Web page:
An Expensive Hobby (part 2)

Friday 11 Mar 2005

A few weeks ago, I was talking about baseball cards. Since then, I've learned a few things about how this hobby has changed since I last dealt with it in 1993.

Advice #1: If you're buying any more than a pack or two here and there, get a hobby box. A hobby box is different from a retail box; both contain 10-20 packs of cards, but the hobby boxes are pre-ordained to also contain special insert cards, typically 2 per box. These range from the mundane (slightly uncommon cards) to the rare (autographed cards, limited-run cards) to the valuable (cards containing pieces of bats, jerseys, gloves) to the priceless (a special foldout card holding pices of bats from Ruth, Mantle, DiMaggio...I saw a guy open a pack and get this in the store while I was looking around, he was talking about eBay and $500 bids.) Anyway, a hobby box typically costs more but you get more cards (often you can build your entire base set from the contents of one hobby box) plus the extras. You won't find hobby boxes in Wal-Mart or Sports Authority - you have to get them at specialty stores or online.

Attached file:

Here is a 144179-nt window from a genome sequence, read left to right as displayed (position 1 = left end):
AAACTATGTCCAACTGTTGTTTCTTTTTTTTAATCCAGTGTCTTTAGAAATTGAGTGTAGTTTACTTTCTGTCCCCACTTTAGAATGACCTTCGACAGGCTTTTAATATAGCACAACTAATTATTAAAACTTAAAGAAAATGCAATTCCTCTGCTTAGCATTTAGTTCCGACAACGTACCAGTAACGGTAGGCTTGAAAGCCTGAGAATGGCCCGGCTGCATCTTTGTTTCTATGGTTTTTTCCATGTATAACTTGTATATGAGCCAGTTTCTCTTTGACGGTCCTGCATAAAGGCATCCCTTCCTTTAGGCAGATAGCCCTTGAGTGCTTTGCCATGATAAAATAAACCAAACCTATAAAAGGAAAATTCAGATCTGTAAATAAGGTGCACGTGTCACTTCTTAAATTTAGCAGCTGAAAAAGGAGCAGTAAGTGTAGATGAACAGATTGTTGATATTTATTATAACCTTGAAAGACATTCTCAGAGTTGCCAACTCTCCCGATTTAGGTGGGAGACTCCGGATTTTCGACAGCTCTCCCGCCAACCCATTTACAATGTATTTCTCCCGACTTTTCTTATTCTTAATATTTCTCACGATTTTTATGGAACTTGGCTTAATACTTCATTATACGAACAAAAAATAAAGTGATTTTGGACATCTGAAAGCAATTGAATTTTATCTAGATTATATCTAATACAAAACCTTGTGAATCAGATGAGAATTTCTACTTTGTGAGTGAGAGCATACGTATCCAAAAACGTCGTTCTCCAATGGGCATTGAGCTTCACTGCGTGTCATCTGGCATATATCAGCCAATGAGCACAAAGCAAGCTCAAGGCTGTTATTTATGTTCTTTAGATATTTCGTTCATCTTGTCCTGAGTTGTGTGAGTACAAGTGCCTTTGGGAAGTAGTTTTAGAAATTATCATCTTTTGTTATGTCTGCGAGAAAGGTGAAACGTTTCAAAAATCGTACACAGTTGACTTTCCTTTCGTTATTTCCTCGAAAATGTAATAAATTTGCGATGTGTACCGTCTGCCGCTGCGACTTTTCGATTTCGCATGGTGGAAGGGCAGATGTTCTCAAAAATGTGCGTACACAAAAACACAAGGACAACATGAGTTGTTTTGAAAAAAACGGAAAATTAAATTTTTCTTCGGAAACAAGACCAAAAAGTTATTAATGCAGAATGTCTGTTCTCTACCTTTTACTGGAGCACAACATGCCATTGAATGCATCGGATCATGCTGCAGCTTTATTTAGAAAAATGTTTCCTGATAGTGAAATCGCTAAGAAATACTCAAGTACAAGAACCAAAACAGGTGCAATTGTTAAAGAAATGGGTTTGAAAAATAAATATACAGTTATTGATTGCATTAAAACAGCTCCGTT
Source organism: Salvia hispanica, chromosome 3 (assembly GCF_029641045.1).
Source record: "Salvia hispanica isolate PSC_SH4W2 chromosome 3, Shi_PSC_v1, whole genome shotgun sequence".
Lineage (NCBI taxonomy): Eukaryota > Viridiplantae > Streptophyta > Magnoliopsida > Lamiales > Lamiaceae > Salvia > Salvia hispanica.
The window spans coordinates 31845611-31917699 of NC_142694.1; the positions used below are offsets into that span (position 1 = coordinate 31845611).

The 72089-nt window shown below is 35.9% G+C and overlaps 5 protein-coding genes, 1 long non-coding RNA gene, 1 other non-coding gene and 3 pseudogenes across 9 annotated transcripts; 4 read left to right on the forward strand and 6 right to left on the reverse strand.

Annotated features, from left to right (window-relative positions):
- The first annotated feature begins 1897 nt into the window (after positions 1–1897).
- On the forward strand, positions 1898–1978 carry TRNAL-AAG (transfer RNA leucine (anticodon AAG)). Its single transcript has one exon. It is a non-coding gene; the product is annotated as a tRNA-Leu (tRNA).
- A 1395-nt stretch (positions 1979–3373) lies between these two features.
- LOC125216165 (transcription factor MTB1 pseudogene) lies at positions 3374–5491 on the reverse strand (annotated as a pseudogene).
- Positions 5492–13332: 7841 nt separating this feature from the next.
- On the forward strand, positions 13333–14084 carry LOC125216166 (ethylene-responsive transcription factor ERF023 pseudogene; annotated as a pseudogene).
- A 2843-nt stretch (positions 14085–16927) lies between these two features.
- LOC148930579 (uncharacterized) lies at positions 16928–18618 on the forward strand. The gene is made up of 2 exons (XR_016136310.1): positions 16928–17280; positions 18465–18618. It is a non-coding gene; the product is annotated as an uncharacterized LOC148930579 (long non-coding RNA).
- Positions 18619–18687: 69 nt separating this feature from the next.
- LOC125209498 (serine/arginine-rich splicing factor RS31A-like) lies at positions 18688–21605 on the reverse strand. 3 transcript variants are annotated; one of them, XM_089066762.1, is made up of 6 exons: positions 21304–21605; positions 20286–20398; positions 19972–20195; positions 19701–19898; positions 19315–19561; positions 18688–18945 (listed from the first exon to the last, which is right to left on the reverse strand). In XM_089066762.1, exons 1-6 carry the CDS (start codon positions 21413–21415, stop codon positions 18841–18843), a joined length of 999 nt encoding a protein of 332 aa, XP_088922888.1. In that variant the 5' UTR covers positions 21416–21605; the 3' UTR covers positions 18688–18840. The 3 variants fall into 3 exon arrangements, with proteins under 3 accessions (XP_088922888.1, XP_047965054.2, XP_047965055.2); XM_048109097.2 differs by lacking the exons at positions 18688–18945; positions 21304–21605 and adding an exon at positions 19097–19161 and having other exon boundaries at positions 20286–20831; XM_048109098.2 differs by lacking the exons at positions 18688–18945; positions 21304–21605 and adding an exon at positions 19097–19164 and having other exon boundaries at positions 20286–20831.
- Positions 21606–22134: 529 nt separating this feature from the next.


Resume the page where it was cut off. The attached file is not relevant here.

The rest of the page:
Advice #2: Before investing $50+ on a hobby box, first figure out which make and model of card you want to collect. A simple investment of $10 will get you single packs of 4-5 different brands, and then you can see which you like best. If I'd done this, I would now have complete sets from one 2005 brand, rather than six.

Advice #3: Get thick, screw-down card holders and a safe. All of our cards that list for more than $5 are secured in damage-proof plastic cases and stored in a small fireproof lockbox...just in case.